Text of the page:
Mace comes from the aril of the nutmeg and you can purchase it in whole or ground form. Since mace comes from the nutmeg plant, the two share a common history. Nutmeg originated in a set of Indonesian islands called the Banda Islands. It has been in use from as far back as the first century AD when Pliny described it as a nut with two separate flavors.
The Banda Islands were the only known source of nutmeg and mace until the middle of the 19th century. These islands were also some of the first places visited by Europeans as they ventured into Asia. The Dutch East India Company waged a war with the Bandanese in 1621 to gain control of the trade in nutmeg and mace. So that they could be protected from the Dutch, the Bandanese negotiated with Britain. This gave the British total control over nutmeg from the Banda Islands, which also then became the first overseas British colony. The British would later transplant nutmeg trees to their other colonies including Singapore and the West Indian island of Grenada.
Indonesia is still a major nutmeg producer, as is Grenada.
The flavor profile of mace
As you might expect, the flavor of mace does bear some similarities to the flavor of nutmeg; however, it does differ in that it is lighter and contains its own complex set of flavor notes. Mace’s flavor includes citrus and cinnamon notes. It also delivers a pungent sensation reminiscent of mint and basil. It is important to note that long cooking times can change the flavor profile making mace somewhat bitter, which means that it should be added at the end of the cooking time rather than at the beginning.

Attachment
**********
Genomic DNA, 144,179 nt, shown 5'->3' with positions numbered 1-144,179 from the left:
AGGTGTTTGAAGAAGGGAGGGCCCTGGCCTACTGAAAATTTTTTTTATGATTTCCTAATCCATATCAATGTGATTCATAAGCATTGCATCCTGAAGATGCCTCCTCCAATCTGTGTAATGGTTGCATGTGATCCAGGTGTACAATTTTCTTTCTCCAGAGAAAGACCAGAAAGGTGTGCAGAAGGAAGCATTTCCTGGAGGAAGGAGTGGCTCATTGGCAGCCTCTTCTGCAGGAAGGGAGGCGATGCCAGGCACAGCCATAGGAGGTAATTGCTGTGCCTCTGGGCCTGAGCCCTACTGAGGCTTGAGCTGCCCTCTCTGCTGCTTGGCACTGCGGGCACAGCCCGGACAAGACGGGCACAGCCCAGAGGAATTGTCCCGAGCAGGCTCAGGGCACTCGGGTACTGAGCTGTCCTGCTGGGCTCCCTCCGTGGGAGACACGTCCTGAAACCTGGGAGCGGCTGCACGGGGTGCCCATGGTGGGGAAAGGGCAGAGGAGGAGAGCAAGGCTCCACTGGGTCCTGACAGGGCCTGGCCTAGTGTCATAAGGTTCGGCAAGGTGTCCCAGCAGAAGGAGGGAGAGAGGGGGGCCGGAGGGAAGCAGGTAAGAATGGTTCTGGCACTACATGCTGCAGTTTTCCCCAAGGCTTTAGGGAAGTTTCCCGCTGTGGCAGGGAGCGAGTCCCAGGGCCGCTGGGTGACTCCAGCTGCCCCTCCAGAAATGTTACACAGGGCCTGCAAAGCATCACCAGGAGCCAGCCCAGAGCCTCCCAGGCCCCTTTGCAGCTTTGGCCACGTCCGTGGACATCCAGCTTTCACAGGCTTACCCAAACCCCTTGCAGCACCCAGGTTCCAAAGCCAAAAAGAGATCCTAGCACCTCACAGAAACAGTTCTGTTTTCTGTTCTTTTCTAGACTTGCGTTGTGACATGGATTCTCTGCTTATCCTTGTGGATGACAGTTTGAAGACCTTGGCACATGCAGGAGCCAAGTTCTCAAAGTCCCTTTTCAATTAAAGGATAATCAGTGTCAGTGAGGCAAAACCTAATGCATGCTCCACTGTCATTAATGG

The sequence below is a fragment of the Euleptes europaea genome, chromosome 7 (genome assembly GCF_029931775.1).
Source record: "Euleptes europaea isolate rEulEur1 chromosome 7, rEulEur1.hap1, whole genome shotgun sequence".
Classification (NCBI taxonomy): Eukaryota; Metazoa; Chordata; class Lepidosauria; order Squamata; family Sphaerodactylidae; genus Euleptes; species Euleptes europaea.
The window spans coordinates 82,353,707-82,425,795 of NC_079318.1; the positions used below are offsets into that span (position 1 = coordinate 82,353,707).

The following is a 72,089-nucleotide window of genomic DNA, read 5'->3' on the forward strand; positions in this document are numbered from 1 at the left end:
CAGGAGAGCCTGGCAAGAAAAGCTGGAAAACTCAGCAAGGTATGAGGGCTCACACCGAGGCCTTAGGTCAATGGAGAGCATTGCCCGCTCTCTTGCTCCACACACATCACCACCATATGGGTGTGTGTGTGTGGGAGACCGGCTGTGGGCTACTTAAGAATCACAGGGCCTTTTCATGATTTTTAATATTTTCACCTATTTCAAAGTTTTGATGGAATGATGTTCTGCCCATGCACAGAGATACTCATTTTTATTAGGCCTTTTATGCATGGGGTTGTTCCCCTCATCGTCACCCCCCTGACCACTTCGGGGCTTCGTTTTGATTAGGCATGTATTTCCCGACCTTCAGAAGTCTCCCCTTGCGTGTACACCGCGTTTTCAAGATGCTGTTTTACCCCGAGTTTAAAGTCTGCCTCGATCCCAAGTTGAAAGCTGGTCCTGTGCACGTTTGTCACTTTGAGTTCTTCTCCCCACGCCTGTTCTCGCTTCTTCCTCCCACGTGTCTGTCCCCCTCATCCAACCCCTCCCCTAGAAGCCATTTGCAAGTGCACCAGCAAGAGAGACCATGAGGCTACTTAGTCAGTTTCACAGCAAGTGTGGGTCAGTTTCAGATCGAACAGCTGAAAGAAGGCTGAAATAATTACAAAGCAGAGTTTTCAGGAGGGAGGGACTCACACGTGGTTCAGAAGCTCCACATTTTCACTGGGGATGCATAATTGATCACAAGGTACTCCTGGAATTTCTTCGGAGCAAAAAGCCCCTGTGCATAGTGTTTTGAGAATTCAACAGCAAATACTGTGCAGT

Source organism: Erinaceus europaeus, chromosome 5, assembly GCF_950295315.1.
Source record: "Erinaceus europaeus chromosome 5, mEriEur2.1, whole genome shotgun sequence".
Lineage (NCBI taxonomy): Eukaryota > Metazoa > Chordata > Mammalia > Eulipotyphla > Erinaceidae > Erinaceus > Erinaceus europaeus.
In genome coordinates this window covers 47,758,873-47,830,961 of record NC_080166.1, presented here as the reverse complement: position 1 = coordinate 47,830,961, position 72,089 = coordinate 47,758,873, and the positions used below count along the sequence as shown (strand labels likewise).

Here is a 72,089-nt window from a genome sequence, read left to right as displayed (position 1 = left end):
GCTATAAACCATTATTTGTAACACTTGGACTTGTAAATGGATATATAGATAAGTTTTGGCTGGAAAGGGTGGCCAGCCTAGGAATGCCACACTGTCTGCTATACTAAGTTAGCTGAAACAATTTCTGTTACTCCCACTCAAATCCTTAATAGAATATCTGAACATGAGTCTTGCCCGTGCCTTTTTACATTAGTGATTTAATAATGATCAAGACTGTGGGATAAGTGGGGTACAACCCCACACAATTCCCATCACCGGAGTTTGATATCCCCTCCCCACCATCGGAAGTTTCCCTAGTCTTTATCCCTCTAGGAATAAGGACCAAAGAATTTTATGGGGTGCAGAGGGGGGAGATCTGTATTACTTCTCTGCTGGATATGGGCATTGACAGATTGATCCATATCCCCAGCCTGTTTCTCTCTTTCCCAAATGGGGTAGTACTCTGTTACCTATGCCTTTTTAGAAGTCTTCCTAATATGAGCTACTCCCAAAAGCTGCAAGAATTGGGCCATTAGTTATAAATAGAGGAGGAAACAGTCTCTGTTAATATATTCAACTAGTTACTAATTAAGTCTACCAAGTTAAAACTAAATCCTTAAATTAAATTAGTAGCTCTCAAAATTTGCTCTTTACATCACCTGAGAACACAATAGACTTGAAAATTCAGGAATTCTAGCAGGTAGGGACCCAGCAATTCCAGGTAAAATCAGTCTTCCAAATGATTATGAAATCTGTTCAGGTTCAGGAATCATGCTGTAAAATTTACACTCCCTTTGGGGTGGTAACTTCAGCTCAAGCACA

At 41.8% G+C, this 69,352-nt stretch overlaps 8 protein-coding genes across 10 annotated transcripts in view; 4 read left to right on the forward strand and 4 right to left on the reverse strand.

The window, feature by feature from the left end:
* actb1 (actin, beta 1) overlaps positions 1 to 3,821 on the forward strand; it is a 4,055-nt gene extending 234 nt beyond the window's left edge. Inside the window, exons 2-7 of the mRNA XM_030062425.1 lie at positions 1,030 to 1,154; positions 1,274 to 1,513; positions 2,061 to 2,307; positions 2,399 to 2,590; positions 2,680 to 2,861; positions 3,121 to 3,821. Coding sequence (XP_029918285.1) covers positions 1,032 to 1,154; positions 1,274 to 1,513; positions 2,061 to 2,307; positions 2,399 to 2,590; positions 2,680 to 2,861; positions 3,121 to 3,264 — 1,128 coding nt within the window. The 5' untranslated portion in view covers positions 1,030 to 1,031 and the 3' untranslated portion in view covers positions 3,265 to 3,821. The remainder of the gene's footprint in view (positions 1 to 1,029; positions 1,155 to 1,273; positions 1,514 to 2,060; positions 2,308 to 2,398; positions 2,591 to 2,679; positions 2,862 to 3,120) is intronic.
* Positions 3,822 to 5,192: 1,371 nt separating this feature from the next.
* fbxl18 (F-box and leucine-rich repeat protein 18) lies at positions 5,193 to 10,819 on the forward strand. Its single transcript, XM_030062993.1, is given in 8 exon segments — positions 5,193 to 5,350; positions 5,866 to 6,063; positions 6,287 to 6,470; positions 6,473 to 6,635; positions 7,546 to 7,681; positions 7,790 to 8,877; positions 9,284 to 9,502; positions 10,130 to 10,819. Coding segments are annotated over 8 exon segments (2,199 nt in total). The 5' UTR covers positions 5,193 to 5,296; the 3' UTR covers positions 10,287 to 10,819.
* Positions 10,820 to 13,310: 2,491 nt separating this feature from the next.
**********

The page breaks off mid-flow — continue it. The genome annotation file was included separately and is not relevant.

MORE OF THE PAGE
Health benefits of mace
Mace features a range of antioxidants, minerals and essential oils. It is worth noting that the nutritional profile of mace is quite different from that of nutmeg in that is has higher concentrations of essential oils and of certain vitamins and minerals. The compounds found in mace include:
- Essential oils: Mace contains various essential oils including elemecin, eugenol and myristicin.
- Vitamin C: Mace’s vitamin C content is seven times greater than that of its sister spice, nutmeg.
- Vitamin A: Mace has nine times more of this vitamin when compared to nutmeg.
- Minerals: Mace has contains more than four times as much calcium, iron and magnesium as nutmeg.
Common uses of mace
Mace shines as a spice for baked goods such as cakes and cookies. It is also the main spice used in many doughnut recipes; however, its subtler flavors also make it a good addition to savory dishes. Mace can flavor chicken and pork as well as root vegetables and cream soups. Many spice blends from Southeast Asia and the Middle East call for mace. Its delicate flavor requires that it be stored in a cool, dry environment and used as quickly as possible.